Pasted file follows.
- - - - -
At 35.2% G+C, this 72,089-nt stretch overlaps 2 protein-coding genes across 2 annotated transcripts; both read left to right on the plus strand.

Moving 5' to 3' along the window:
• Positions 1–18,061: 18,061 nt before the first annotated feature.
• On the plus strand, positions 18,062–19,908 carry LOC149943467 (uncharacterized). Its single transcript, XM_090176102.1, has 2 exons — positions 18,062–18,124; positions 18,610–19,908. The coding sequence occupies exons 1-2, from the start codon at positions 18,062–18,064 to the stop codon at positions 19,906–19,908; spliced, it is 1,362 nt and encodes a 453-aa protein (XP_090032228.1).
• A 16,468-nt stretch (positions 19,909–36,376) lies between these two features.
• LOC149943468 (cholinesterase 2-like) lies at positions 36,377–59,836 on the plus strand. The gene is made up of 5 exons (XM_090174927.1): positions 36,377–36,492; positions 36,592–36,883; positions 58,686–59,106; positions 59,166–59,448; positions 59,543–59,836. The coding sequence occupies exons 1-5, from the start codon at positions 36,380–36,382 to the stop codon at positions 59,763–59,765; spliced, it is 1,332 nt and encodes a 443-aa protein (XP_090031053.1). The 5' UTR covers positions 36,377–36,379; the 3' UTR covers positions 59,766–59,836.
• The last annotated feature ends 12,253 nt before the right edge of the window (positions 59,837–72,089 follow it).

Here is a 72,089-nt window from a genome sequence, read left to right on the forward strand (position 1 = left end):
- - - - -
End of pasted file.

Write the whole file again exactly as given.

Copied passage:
At 35.2% G+C, this 72,089-nt stretch overlaps 2 protein-coding genes across 2 annotated transcripts; both read left to right on the plus strand.

Moving 5' to 3' along the window:
• Positions 1–18,061: 18,061 nt before the first annotated feature.
• On the plus strand, positions 18,062–19,908 carry LOC149943467 (uncharacterized). Its single transcript, XM_090176102.1, has 2 exons — positions 18,062–18,124; positions 18,610–19,908. The coding sequence occupies exons 1-2, from the start codon at positions 18,062–18,064 to the stop codon at positions 19,906–19,908; spliced, it is 1,362 nt and encodes a 453-aa protein (XP_090032228.1).
• A 16,468-nt stretch (positions 19,909–36,376) lies between these two features.
• LOC149943468 (cholinesterase 2-like) lies at positions 36,377–59,836 on the plus strand. The gene is made up of 5 exons (XM_090174927.1): positions 36,377–36,492; positions 36,592–36,883; positions 58,686–59,106; positions 59,166–59,448; positions 59,543–59,836. The coding sequence occupies exons 1-5, from the start codon at positions 36,380–36,382 to the stop codon at positions 59,763–59,765; spliced, it is 1,332 nt and encodes a 443-aa protein (XP_090031053.1). The 5' UTR covers positions 36,377–36,379; the 3' UTR covers positions 59,766–59,836.
• The last annotated feature ends 12,253 nt before the right edge of the window (positions 59,837–72,089 follow it).

Here is a 72,089-nt window from a genome sequence, read left to right on the forward strand (position 1 = left end):